I’ve currently been on treatment for six months. In that time, I’ve had good response in that, according to my most recent scans, my tumors have either shrunk or remained the same size, and no new tumors have popped up. Those most recent scans were in November and my next scans are scheduled for February. In the meantime, all I have to go on to determine the state of my cancer is how I feel and the lab work that I get before each monthly infusion. The lab work doesn’t tell me much about my cancer, it’s mostly to determine if I’m having side effects such as elevated liver enzymes or thyroid issues — side effects that might cause my treatment to be stopped, or at least suspended. So far, my lab results have been good, except for an immune reaction which caused me to have diabetes and end up in intensive care, but that’s a topic for a another post. As for my health, that’s where the waiting and worrying really come in to play.
I have some other health issues besides cancer. I’ve had asthma since I was a kid, but that’s well controlled. I also have a hernia, which I’ve had for a couple of years, and am dealing with it by hoping it doesn’t get worse. And cataracts, which aren’t so bad that I can’t drive, but I’ve put off correcting them because, well, I’ve got enough on my plate right now. Oh, and now I have type 1 diabetes, which I have to deal with by watching my diet and taking insulin. Just a couple of years ago, my medical team was my PCP. Now my medical team could fill a Rolodex. Is Rolodex still around?
Back to the waiting and worrying. I’m 62 years old. I expect the usual aches and pains that come with my age. What I don’t know, however, is if these aches, pains, or other abnormalities are side effect, symptoms or just something I would have just shrugged of before all this happened.
Here’s an example from today: Prior to last summer, my normal weight was between 150 and 155 lbs. After the diagnosis, and particularly, after my stint in the ICU in November, it was down to 135 lbs. I’m 5’11” tall, so I’ve always been thin, but now I’m in the area of dangerously thin. I really don’t have much left to lose. I was able to raise my weight to close to 140, but recently it has dropped again down to 136, according to my bathroom scale. I’m actively trying to gain weight, but it’s hard, because I also have to watch my carb intake due to the diabetes. I think I’m eating a lot, but apparently, not enough to put the pounds back on, which is frustrating. I don’t know whether my inability to gain weight is due to my cancer, the medicine that I’m taking for my cancer, my diabetes, or something else. I’ve looked up cachexia, which is a wasting away of muscle and stored fat due to cancer or some other serious disease. I don’t think I have it, but the fact that I’ve looked it up should tell you where my head is at.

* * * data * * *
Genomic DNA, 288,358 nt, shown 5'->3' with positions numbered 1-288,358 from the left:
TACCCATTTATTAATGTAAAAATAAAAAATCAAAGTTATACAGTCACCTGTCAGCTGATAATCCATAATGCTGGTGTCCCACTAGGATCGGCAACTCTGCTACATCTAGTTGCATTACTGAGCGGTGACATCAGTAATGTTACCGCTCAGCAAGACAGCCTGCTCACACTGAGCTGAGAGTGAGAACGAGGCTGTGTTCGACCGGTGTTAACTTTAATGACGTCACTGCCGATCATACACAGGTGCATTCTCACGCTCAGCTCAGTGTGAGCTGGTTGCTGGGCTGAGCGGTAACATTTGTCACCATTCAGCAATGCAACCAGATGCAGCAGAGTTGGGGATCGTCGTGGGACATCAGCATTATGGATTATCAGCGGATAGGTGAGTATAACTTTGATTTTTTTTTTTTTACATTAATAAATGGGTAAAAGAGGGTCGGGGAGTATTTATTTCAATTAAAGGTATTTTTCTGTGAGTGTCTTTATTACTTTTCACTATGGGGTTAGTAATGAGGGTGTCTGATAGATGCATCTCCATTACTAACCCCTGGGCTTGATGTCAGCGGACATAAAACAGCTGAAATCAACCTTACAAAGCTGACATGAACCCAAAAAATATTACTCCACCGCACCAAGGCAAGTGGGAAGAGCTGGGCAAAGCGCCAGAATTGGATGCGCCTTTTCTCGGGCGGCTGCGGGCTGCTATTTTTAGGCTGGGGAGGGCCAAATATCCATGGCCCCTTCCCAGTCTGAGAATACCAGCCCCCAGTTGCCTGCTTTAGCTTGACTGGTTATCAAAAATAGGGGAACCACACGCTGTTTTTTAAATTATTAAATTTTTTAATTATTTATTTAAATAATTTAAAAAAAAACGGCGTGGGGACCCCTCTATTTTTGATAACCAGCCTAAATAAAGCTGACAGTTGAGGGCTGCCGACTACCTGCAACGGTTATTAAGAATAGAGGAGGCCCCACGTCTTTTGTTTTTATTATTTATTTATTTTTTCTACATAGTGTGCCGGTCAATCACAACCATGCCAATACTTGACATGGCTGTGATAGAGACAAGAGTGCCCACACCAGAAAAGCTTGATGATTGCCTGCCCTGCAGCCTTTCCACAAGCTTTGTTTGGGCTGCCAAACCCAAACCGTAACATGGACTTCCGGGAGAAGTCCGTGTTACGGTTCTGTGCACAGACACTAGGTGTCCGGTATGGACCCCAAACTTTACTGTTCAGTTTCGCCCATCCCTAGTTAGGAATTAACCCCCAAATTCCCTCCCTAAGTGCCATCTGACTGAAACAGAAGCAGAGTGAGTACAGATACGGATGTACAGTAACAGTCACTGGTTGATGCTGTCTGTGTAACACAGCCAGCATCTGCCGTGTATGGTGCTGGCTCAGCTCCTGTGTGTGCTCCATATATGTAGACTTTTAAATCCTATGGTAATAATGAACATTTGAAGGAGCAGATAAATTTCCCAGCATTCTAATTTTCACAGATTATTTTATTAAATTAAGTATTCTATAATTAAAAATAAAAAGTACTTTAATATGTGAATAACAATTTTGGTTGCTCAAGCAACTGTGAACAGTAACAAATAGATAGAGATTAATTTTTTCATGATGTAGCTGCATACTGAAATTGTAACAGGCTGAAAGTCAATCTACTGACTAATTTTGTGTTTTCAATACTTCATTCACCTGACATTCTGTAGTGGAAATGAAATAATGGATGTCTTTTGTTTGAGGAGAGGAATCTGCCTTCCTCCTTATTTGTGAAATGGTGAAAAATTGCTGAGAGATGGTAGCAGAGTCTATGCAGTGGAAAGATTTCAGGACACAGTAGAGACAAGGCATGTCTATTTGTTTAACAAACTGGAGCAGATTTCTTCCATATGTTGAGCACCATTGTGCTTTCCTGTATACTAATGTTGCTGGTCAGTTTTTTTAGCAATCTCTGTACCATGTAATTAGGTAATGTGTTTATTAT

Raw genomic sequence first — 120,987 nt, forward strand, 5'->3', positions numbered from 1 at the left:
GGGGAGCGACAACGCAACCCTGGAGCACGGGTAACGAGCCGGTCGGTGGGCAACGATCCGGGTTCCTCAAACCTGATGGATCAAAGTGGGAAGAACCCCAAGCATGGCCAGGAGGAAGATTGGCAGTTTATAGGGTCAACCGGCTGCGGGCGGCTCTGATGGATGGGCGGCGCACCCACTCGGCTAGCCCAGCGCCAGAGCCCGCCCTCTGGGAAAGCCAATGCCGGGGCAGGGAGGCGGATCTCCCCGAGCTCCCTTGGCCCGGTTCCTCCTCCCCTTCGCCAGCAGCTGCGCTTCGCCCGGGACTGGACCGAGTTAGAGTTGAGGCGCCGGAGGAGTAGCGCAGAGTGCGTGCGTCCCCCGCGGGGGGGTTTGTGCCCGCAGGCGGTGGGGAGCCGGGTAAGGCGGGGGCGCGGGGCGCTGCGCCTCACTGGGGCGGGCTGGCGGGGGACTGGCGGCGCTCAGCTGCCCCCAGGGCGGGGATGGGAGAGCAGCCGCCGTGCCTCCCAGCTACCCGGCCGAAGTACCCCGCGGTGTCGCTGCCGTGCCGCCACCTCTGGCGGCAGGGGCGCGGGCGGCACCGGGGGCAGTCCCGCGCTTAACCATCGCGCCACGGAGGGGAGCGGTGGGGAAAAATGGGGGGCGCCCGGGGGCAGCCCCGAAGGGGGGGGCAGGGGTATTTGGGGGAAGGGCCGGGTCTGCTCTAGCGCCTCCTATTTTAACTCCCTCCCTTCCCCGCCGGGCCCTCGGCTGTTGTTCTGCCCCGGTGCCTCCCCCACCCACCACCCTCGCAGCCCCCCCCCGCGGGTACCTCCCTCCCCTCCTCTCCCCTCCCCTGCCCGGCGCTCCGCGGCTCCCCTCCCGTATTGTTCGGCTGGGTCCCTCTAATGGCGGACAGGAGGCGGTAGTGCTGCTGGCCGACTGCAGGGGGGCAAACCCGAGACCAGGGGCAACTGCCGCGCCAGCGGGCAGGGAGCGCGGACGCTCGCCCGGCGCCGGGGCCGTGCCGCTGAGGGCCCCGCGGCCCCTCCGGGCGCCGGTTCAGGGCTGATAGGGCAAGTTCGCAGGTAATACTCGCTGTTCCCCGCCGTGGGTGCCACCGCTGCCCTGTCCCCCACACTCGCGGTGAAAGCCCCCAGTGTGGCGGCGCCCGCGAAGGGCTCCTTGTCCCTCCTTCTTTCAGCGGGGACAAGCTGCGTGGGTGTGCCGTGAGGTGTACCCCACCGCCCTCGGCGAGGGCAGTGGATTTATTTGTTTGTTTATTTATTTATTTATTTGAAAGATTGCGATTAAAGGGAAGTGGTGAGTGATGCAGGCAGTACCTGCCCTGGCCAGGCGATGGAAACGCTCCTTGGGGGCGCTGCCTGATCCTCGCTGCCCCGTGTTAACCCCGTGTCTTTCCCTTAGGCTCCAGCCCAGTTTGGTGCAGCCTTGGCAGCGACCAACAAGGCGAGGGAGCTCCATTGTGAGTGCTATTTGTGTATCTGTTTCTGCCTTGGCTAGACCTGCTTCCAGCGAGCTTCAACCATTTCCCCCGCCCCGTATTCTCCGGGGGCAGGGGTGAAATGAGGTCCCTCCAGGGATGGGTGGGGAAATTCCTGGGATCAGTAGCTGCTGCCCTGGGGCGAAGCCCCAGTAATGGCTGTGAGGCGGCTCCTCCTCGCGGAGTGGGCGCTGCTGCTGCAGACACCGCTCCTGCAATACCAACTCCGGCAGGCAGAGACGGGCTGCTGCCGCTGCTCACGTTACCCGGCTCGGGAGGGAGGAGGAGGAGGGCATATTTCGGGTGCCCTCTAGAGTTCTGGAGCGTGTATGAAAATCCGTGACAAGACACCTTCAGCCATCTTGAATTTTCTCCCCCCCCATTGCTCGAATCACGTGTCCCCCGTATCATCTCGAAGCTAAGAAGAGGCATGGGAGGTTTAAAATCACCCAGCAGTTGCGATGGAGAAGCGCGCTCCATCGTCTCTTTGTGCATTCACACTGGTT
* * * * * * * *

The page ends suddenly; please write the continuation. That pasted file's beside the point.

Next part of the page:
I don’t tell Lynn everything I’m thinking, because I don’t want her to worry more than she already does. Oddly, she was always the worrier in the family. My attitude was always to not worry and hope for the best. Now, I feel like I’m the worrier, but that could be because she’s not telling me everything she’s worried about because she doesn’t want me to worry. It seems like we’re often on a worrier’s seesaw, where one us gets down and the other one has to be up to support the one who’s down. It doesn’t work if we’re both down at the same time, although that has happened, too. What has been extremely rare, is for both of us to be up at the same time.